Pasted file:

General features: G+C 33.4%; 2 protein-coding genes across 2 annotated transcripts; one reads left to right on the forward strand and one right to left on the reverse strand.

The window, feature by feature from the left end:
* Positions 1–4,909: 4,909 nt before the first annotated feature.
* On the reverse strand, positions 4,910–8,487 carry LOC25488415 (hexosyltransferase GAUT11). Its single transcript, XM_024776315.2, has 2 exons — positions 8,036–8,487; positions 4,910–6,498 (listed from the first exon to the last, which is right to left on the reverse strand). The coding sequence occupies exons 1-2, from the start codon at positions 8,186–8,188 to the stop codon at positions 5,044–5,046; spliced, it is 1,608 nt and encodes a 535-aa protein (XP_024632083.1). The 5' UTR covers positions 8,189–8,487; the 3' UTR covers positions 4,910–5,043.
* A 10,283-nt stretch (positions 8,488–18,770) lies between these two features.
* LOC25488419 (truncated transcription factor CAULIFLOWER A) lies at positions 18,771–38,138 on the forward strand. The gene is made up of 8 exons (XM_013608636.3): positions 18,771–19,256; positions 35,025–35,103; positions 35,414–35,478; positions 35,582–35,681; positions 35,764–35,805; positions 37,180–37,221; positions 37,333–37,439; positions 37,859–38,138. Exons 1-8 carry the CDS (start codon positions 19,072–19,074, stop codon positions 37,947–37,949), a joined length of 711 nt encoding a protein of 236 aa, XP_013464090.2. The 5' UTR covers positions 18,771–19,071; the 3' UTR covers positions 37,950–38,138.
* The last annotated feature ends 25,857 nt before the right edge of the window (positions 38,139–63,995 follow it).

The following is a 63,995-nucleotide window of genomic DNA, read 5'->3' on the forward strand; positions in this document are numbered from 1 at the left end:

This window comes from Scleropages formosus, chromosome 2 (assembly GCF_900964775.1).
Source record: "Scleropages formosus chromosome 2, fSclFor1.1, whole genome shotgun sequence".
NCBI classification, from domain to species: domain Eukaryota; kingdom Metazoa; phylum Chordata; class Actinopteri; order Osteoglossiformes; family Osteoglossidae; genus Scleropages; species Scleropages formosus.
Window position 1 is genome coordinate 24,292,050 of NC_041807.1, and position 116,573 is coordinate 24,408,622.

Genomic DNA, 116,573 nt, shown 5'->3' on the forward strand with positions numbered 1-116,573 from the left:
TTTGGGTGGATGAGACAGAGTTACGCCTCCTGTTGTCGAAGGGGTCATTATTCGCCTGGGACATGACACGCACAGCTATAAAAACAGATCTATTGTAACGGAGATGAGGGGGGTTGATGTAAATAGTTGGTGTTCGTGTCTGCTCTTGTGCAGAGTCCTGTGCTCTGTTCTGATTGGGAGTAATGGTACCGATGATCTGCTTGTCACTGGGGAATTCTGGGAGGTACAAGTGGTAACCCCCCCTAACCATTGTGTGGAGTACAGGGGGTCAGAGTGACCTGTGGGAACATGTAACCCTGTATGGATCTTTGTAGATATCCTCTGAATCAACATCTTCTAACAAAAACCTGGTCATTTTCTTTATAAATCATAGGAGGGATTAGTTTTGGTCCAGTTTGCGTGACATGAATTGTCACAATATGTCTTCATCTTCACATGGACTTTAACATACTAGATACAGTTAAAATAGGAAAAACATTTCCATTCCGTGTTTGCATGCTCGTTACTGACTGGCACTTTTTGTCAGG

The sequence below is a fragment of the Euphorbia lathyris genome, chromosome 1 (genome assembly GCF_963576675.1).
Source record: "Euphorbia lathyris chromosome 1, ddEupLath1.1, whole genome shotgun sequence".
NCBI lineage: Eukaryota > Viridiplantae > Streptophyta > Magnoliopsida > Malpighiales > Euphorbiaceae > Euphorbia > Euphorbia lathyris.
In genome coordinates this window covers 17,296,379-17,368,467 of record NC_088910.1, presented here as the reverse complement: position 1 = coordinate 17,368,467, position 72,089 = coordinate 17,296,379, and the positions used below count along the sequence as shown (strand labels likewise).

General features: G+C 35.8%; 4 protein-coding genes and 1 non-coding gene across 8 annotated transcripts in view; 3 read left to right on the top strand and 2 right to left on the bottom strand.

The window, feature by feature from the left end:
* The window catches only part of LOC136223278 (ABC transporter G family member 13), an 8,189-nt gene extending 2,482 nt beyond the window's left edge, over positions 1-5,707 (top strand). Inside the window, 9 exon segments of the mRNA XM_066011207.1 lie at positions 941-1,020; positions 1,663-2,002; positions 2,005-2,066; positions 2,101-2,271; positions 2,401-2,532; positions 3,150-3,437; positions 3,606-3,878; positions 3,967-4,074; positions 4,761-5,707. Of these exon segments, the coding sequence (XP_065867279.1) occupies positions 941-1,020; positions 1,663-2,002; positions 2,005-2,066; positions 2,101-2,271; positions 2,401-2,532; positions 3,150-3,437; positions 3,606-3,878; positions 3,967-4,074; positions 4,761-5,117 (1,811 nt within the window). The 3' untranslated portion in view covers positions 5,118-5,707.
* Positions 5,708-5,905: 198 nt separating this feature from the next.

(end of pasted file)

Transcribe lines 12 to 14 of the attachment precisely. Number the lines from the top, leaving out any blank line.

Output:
Window position 1 is genome coordinate 24,292,050 of NC_041807.1, and position 116,573 is coordinate 24,408,622.

Genomic DNA, 116,573 nt, shown 5'->3' on the forward strand with positions numbered 1-116,573 from the left:
TTTGGGTGGATGAGACAGAGTTACGCCTCCTGTTGTCGAAGGGGTCATTATTCGCCTGGGACATGACACGCACAGCTATAAAAACAGATCTATTGTAACGGAGATGAGGGGGGTTGATGTAAATAGTTGGTGTTCGTGTCTGCTCTTGTGCAGAGTCCTGTGCTCTGTTCTGATTGGGAGTAATGGTACCGATGATCTGCTTGTCACTGGGGAATTCTGGGAGGTACAAGTGGTAACCCCCCCTAACCATTGTGTGGAGTACAGGGGGTCAGAGTGACCTGTGGGAACATGTAACCCTGTATGGATCTTTGTAGATATCCTCTGAATCAACATCTTCTAACAAAAACCTGGTCATTTTCTTTATAAATCATAGGAGGGATTAGTTTTGGTCCAGTTTGCGTGACATGAATTGTCACAATATGTCTTCATCTTCACATGGACTTTAACATACTAGATACAGTTAAAATAGGAAAAACATTTCCATTCCGTGTTTGCATGCTCGTTACTGACTGGCACTTTTTGTCAGG